Baby teeth are temporary, but don’t ignore them just because they fall out! Decay on baby teeth from candy and high-sugar snacks can cause damage to your child’s mouth, affecting how their permanent teeth come in. The good news is preventive care can help steer your child away from potential issues.
Decay on Baby Teeth Is a Red Flag
Tooth decay is the breakdown of a tooth’s enamel. Certain bacteria in the mouth react with sugar to create an acid that literally attacks the teeth, which leads to cavities. Tooth decay can start as soon as a child’s teeth start coming in. Decay causes pain and spreads to other teeth and, if left untreated, it can destroy baby teeth and long-term mouth health.
How Does Tooth Decay Affect Permanent Teeth Before They Come In?
Baby teeth are important placeholders. They create space in the jaw for adult teeth. If a baby tooth falls out too early, the teeth next door can drift over into the open space. This causes crowding when it’s time for permanent teeth. Be on the lookout for white spots, which indicate that the enamel is starting to break down and can lead to tooth sensitivity.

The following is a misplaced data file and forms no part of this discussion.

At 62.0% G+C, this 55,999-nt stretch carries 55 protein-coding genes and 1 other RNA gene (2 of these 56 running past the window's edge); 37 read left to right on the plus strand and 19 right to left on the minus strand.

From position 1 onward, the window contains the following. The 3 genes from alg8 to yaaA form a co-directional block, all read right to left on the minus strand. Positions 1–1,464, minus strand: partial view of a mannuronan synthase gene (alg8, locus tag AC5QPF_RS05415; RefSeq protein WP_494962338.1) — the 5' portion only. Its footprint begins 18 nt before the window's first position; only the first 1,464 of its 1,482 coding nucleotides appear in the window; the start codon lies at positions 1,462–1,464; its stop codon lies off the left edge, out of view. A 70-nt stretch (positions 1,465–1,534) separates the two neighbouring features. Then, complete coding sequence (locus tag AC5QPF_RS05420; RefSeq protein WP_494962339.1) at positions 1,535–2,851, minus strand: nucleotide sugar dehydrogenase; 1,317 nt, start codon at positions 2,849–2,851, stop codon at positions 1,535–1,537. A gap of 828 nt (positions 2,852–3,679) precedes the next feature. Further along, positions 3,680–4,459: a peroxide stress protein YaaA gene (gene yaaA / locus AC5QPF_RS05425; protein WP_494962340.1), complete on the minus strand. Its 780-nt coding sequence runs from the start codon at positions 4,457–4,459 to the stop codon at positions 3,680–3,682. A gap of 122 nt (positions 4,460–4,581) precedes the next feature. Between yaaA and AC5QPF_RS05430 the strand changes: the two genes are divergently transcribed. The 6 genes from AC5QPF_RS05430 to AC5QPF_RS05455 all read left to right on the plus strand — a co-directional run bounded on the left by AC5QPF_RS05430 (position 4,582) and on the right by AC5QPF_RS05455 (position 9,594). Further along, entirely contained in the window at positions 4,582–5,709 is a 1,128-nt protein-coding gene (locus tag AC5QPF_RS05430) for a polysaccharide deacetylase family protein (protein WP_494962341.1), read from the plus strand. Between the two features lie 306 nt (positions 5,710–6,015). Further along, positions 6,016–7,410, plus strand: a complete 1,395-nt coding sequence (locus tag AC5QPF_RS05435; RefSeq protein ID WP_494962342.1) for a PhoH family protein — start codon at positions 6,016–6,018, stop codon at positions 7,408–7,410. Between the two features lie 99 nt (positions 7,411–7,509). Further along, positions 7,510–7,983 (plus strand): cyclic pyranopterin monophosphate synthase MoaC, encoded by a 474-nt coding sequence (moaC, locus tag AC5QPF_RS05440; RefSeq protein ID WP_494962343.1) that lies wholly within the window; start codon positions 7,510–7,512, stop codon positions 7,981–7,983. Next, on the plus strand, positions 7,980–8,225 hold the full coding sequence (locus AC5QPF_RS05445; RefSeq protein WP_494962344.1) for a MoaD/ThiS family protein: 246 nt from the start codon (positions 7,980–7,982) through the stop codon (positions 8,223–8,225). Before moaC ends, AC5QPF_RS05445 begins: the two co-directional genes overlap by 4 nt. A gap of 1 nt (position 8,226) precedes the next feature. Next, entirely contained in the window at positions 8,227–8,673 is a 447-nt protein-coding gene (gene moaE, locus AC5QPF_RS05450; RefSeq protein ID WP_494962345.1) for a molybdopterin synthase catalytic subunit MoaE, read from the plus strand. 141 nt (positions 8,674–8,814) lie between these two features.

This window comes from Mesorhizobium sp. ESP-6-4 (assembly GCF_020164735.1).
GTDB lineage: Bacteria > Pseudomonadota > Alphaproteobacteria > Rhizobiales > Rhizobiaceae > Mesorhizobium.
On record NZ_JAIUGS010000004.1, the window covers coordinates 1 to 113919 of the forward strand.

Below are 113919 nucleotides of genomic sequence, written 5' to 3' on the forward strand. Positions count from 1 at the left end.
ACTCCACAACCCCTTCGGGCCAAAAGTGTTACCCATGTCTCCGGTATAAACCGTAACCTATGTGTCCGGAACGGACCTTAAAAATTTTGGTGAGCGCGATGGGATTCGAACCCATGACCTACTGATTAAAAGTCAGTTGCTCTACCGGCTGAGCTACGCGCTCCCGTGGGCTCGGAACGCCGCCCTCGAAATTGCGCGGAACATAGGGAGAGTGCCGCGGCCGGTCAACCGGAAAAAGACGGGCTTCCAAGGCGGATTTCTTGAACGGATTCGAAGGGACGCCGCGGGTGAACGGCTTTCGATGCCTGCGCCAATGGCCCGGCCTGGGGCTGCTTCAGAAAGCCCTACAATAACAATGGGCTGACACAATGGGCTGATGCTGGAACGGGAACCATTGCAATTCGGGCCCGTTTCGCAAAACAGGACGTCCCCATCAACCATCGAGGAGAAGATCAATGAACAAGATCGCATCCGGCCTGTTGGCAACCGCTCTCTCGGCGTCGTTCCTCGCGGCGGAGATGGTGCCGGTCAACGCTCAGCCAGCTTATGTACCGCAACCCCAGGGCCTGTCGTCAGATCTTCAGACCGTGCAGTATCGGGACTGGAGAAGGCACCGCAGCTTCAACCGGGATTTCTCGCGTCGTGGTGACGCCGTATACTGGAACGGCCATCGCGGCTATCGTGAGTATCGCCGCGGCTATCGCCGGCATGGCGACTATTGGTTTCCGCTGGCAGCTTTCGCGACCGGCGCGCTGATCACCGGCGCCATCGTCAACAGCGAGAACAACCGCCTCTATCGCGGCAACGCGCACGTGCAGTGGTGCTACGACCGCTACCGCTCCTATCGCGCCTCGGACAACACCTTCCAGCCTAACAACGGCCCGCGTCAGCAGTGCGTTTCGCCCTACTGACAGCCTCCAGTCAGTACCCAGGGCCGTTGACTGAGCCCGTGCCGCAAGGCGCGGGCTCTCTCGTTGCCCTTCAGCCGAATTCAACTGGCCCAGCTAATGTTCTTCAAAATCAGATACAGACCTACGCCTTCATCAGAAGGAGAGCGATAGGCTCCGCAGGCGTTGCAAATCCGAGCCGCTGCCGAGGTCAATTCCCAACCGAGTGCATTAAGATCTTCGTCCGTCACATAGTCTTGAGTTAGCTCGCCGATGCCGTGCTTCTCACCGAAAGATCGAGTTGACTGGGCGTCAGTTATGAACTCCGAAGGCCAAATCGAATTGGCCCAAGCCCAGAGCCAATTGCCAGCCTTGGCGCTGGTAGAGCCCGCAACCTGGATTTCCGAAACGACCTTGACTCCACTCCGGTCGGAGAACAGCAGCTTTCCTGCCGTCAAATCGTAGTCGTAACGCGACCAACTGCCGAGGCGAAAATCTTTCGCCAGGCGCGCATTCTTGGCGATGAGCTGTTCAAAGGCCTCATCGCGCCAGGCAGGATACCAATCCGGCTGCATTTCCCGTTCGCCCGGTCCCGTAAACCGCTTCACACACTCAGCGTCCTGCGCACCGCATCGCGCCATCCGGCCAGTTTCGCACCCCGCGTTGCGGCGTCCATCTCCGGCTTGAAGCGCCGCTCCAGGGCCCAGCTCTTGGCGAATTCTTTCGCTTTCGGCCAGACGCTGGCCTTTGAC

What Can I Do to Prevent Tooth Decay In Baby Teeth?
We recommend taking your child to the dentist after the first tooth comes in and no later than their first birthday.
For infants, use damp gauze to wipe your baby’s gums and clear debris.
For children younger than 3, brush gently with a children’s toothbrush and a rice-sized dab of toothpaste.
Between the ages of 3 and 6, brush with a pea-sized amount. When your child has two teeth that touch, you should start flossing between their teeth daily.
Supervise brushing until your child can confidently brush twice a day without swallowing toothpaste. Remember to schedule dental visits every six months.
Make sure your child eats a well-balanced diet, limiting candy and snacks that are sticky and high in sugar.